Lots to Experience in January
(reworked from the Patterson’s “Iowa’s Wild Side” column
originally in the Cedar Rapids Gazette)
Winter in Iowa is erratic. Mild. January thaws. Grey, damp, and achy mornings. Frigid. Blustery. Sunny, sparkling days when all is right. We have it all. Here are ways we a find joy in January.
Some people escape to warmer regions. Most of us hang tough and grumble. At Winding Pathways, we’ve found that simple observations can enliven and deepen our appreciation for the change of seasons.
Bundled up in his Carharts and sitting quietly downwind at dusk, Rich notices deer begin to move. Stars and planets glow. Five geese honk and wing across the waxing moon. A photographer’s dream. An owl’s call fills the stillness left behind.
Wildlife freeze as the great horned owl’s ghostly shape floats silently to a branch near our home. Puffed to twice its size, a buffer against the cold, it waits. Several long minutes pass. Then, a rabbit cautiously emerges from the prairie stubble. An opossum noses hungrily at the compost heap. A startled mouse scurries across an open space. With talons extended and yellow eyes gleaming, the owl drops. After a brief scuffle, only bits of fur remain.
Observe When You Drive
Another way we find Joy in January is by taking drives. Across a frosty Iowa road, we slow as four deer race across a field, leap a barbed wire fence, and dash to safety beyond busy Highway 30. We speculate what startled them. A short time later we observe a face-off between a grazing cow and a foraging hawk. Neck stretched out, nose to the wind, the cow eyes the hovering hawk.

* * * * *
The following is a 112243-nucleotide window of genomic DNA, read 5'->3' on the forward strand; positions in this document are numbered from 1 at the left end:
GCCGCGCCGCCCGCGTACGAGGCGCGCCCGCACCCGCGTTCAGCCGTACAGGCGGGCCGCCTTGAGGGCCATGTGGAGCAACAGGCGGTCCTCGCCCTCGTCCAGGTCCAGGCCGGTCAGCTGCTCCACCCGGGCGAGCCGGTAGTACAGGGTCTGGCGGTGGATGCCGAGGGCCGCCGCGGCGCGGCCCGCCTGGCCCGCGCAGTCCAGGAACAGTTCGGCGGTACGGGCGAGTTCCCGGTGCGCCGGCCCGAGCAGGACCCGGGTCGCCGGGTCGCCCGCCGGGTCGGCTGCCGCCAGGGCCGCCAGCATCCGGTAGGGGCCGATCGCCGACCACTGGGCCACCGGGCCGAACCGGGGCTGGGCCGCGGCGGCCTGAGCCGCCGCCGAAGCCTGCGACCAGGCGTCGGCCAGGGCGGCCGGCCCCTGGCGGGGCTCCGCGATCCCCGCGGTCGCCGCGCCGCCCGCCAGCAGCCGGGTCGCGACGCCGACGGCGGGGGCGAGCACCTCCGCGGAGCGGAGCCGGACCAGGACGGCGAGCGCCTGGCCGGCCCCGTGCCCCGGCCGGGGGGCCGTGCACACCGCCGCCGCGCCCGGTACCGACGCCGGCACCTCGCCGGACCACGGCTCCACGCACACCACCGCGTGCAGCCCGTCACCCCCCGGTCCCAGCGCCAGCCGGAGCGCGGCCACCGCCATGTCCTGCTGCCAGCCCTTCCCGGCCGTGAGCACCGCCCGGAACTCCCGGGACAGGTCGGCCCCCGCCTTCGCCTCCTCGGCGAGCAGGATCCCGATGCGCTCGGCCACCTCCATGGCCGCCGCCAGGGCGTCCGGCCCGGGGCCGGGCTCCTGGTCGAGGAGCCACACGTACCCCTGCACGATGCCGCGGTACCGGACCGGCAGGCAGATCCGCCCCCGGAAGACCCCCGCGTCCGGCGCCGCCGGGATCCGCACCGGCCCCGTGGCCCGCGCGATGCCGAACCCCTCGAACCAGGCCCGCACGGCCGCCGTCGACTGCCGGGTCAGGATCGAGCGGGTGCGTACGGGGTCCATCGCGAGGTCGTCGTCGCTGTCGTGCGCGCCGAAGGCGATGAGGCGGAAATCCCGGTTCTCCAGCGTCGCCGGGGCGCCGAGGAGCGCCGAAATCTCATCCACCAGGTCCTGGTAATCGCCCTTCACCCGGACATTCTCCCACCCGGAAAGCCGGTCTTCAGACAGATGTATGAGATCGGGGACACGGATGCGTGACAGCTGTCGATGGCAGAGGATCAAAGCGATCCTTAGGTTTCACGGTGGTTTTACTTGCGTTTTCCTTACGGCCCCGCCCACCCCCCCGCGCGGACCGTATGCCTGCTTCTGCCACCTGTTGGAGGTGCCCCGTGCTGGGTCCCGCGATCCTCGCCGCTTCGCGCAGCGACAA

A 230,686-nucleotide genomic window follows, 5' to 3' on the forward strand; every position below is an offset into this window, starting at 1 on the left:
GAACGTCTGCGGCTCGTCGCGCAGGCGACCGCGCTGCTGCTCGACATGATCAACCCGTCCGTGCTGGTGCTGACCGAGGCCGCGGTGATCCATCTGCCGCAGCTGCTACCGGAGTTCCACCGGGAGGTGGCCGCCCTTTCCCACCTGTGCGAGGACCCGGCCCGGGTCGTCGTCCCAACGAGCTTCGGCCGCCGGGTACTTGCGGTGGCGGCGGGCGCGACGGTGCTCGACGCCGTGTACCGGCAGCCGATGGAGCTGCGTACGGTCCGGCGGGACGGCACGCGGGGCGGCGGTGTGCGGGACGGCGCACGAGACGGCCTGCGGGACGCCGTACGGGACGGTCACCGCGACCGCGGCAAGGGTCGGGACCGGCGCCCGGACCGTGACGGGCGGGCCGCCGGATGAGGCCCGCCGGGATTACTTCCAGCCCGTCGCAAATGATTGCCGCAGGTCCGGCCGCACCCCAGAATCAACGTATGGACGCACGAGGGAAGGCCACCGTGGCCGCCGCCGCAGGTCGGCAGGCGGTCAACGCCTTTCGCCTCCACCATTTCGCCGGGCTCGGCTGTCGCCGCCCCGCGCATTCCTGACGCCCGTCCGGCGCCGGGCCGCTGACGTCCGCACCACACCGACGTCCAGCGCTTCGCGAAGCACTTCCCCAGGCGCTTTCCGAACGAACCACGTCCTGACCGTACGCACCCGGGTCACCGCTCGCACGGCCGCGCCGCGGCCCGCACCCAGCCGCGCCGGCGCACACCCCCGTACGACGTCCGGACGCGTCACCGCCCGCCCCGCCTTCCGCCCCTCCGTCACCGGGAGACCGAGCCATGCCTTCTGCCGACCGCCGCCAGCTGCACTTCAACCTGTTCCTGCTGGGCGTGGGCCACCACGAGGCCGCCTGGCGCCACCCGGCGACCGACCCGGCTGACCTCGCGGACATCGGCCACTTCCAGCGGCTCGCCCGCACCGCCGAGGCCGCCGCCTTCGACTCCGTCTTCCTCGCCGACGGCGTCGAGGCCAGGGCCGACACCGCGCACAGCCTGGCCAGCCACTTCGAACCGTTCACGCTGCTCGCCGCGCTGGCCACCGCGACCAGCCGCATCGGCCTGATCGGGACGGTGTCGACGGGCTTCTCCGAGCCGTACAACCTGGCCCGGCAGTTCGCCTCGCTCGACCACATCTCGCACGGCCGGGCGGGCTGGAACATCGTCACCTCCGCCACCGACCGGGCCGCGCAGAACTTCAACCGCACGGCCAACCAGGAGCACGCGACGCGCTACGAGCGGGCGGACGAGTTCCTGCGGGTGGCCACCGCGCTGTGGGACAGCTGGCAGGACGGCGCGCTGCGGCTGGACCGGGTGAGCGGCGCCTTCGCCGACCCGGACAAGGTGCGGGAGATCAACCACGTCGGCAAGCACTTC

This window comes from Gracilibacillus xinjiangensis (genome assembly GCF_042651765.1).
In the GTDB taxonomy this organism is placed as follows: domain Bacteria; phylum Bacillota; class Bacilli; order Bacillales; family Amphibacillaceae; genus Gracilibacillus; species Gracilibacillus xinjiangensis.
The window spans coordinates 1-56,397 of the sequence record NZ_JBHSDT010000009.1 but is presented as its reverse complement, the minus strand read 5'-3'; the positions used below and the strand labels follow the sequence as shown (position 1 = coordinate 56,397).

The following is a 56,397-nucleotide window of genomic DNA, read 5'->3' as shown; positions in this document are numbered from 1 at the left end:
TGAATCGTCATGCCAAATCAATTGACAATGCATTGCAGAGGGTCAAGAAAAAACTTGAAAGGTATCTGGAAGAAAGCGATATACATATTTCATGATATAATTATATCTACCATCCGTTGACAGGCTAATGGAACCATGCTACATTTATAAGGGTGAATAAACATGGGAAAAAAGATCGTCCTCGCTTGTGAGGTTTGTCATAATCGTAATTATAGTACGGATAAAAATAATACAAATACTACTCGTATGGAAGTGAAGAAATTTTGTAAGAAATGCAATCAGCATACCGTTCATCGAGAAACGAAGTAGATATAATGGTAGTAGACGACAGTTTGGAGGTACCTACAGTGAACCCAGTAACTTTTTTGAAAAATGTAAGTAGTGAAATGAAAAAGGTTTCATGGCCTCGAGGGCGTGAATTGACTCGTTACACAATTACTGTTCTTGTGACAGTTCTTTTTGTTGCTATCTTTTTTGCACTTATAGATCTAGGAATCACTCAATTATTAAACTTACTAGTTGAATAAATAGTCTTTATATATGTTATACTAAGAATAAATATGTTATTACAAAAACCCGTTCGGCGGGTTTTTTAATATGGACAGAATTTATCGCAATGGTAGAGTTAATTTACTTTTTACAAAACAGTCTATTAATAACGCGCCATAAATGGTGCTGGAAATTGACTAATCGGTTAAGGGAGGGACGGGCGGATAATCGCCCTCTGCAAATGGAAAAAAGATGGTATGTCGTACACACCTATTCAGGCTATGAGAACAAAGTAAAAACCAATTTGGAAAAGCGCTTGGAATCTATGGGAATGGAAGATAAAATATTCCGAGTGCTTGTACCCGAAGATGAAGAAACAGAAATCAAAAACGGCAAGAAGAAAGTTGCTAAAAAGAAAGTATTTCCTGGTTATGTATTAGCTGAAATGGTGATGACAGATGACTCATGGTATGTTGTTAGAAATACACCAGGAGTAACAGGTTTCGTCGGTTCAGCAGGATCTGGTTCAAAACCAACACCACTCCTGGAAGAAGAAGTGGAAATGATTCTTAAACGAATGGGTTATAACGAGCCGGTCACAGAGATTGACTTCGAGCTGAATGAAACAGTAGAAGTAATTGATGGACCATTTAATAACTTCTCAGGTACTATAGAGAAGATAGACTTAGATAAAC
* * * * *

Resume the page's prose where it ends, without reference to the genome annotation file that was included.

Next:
From the comfort of our home, we watch birds. Siskins, when the weather is cold, Carolina wrens when winters are mild, hang around the feeder and shrubs loaded with berries. A red-headed woodpecker pecks at suet. It rattles noisily and jabs its lance-like bill at the less aggressive birds. Its strong bill is great for hammering insects out of frozen trees and pounding holes in ice-encased water baths.
Black ice is another winter phenomenon. While not fun to drive on it is intriguing on rivers, ponds, and lakes. One Kansas winter an Arctic airmass plunged into the heartland and gave us a chance to peer into the dark depths below. A snapping turtle slowly swam through the thick water. Ice skaters reveled in the unusual event.
Nowadays we enjoy Arctic air from the inside. A small pool is just outside our window near the feeders. Sometimes, when temperatures drop quickly, and black ice forms we can see “through the looking glass” so to speak. A small aerator keeps a circle of water open. Small birds hop to the edge and drink. The overwintering goldfish appreciate the extra O2.
And we enjoy hot chocolate during January’s dormant month.